Unlike most Americans Hillary Clinton knows the identity and accomplishments of the nineteenth century lawyer Belva Lockwood. It was not always the case that men and women in the United States could not I.D. Lockwood. She was, after all, the first woman to run a full campaign for the U.S. presidency, with electors pledged to her and votes tallied. She ran in 1884 on the Equal Rights party ticket, and again in 1888. (Victoria Woodhull announced her candidacy in 1870 but did not organize a full campaign. She ran afoul of federal obscenity laws and spent Election Day in prison).
Lockwood entered the 1884 race as an expression of ambition and ego but also a clear-sighted move to show women’s serious intent to become full citizens in the American democratic experiment. She campaigned across the country, the candidate of the newly formed Equal Rights Party. Her costs were covered by giving speeches. One of her most popular was titled, “The Political Situation.”National and local newspapers covered Lockwood’s talks, and her platform. Magazine cartoonists initiated her into the brotherhood of male candidates by including Lockwood in their satirical drawings. After the election parents were known to name a daughter Belva in the candidate’s honor. And, like other famous people of her day, including Clara Barton, she was asked to endorse commercial products.
Lockwood was also one of the pioneering women lawyers of her day. In the early 1870s she attended the National University Law School in Washington, D.C. She and several other women were admitted as a kind of fluke. When it came time to grant her degree university administrators refused. Lockwood had to wage a fight to get it and to win local bar status. Later, when a client needed her to argue before the U.S. Court of Claims, which would not admit her to its bar, she went to Congress, lobbying for a law to guarantee that all qualified women lawyers would be admitted to the bar of the federal courts, including the U.S. Supreme Court. That contest took five years but Congress finally sided with her. On March 3, 1879, appearing in a plain black velvet dress, Lockwood was admitted to the U.S. Supreme Court bar, the first woman to have that privilege.
This successful fight was broadly covered by the press.
So, how did Lockwood lose her fame? It certainly did not occur quickly. She lived until 1917 and maintained an active law practice into the first years of the twentieth century. She also remained an active member of the peace movement. A new generation of women lawyers kept her photograph in their offices. As late as 1958 the U.S. Government and the Advertising Council of America ran a U.S. Savings Bond ad in well-subscribed magazines using Belva Lockwood as an example of a “gallant” democrat. (See, e.g., Holiday Magazine, January 1958, p. 124)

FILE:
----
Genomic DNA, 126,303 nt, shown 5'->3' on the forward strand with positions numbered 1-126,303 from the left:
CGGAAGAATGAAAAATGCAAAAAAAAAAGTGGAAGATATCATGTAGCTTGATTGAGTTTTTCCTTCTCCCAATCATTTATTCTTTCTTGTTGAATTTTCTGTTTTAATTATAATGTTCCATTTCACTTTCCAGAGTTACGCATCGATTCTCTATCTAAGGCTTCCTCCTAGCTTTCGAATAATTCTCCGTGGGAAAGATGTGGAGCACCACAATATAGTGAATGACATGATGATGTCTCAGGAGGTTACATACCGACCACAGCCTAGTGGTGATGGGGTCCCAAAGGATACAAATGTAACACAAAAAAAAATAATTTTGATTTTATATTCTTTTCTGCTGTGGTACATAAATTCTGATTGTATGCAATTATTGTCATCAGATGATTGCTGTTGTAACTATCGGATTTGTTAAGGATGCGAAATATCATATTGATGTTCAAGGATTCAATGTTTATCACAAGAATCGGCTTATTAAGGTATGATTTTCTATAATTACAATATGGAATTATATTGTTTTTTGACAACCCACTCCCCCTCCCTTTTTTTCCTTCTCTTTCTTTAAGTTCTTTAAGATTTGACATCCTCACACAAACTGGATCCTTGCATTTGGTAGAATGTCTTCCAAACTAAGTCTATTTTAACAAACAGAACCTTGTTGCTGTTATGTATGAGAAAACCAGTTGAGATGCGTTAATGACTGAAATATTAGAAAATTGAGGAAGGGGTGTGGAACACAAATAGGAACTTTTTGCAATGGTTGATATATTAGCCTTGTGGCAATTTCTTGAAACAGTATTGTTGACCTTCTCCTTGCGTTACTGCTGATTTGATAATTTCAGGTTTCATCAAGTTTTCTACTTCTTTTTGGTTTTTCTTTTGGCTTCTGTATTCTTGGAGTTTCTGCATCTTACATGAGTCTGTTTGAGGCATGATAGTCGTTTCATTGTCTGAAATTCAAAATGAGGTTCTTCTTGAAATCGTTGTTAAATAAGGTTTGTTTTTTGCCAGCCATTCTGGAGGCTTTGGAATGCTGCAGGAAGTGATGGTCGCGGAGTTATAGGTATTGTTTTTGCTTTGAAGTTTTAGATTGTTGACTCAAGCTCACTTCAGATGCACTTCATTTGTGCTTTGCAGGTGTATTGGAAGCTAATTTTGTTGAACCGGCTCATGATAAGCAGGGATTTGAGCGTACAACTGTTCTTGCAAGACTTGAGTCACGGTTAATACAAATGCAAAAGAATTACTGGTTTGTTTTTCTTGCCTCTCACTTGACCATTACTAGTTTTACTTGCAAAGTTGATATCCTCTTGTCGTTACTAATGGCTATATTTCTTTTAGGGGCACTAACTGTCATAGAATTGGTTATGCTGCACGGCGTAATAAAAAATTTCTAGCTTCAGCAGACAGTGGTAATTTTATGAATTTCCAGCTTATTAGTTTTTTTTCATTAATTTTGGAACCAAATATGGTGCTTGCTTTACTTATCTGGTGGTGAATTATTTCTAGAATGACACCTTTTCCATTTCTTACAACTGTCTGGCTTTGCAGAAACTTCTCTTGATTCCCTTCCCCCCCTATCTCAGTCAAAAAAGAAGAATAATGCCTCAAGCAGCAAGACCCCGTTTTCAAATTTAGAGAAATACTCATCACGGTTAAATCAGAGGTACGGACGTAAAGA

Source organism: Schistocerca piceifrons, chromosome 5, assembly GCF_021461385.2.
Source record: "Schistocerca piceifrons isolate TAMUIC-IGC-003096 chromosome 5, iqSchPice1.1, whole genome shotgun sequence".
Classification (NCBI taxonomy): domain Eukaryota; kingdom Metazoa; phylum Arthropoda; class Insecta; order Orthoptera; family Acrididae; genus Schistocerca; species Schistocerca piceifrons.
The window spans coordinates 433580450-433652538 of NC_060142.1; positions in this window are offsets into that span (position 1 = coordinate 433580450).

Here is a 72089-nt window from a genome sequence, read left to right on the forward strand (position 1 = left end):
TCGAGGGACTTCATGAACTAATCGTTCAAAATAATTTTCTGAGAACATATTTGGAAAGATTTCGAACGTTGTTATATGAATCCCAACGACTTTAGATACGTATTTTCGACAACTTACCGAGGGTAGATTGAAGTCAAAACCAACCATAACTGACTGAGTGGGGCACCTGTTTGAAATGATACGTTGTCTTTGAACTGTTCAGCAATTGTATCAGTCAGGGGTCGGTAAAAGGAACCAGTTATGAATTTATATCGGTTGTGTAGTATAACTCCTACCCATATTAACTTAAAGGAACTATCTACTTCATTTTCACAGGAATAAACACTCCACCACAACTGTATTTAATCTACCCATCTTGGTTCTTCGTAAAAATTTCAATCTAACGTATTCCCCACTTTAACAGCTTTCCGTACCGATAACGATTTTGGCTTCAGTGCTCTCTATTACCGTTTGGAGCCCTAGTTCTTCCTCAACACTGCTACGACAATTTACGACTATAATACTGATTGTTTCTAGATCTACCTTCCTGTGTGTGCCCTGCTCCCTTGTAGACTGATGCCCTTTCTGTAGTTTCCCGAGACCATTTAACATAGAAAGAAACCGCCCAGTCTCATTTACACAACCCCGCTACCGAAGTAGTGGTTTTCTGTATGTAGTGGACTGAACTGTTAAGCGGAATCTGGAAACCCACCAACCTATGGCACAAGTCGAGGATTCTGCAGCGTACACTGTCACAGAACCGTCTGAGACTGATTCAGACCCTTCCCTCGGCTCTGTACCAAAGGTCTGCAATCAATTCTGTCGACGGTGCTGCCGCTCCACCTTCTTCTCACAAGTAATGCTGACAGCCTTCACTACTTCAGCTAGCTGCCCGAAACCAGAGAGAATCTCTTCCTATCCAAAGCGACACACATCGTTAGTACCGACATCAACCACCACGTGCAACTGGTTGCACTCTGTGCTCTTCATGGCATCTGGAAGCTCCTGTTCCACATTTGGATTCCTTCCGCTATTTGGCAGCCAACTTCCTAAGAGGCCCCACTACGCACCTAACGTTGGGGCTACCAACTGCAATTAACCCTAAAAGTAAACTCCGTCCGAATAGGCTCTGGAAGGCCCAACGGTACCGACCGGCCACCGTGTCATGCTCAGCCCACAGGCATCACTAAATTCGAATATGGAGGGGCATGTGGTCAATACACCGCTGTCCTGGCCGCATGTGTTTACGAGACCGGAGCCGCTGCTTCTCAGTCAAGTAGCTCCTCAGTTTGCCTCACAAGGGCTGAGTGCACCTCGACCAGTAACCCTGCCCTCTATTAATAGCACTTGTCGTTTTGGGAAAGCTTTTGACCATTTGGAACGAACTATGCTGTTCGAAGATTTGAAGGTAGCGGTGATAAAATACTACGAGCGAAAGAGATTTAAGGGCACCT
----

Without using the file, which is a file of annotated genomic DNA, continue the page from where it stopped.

By the 1990s, Lockwood was an historical unknown. At an evening gathering of several hundred political scientists playing Trivial Pursuit, only one woman could give the answer to the question I had posed: “Who was the first woman to run a full campaign for the U.S. Presidency?”
I can only guess at how Lockwood’s star dimmed. First, and perhaps most important, textbook authors chose to make the iconic Susan B. Anthony and Elizabeth Cady Stanton the focus of the women’s rights story. Somewhat astonishingly, Lockwood (and Woodhull), as early presidential candidates were not mentioned. Similarly, discussions of women and work in the nineteenth century focused upon exploitation of poor and working class women, and said little about the struggle of upwardly mobile women to become professionals. Surely, the story of Lockwood’s successful fight to drag anti-discrimination legislation out of the U.S. Congress might have presented a heart-warming civics lesson in any high school or college textbook.
Twentieth century publishers also account for some part of the dimmed star. Until NYU Press showed its support for biography and women’s studies, and put out my adult-reader biography of Lockwood in 2007, publishing houses had deemed her only worthy of biographies meant for children. Documentaries and museum exhibits also largely ignored Lockwood and her contemporaries, again using Stanton and Anthony to cover all historical bases.
Hillary Clinton’s fame, of course, is currently worldwide in scope. Like Lockwood, she has been active on a national and international stage for several decades. But she differs significantly from Lockwood in having held several formal positions of note before becoming the presidential nominee of a major party: first lady, senator, and secretary of state. She has been much written about in these roles, and has herself written several memoirs. Television and social media, unknown of course in Lockwood’s day, are awash with Clinton text and images. Could a woman candidate such as Clinton be washed from history in a hundred years as Lockwood has been? It is, thank goodness, not likely. While authors still have considerable work ahead of them with respect to writing the role of women into history, the multi-fold nature of Hillary Clinton’s public roles and achievements seem to guarantee her place in that history.
Jill Norgren is Professor Emerita of Political Science at John Jay College and the Graduate Center of The City University of New York. She is the award winning author of many articles and books, including Belva Lockwood: The Woman Who Would Be President (NYU Press, 2007) and Rebels at the Bar: The Fascinating, Forgotten Stories of America’s First Women Lawyers (NYU Press, 2013).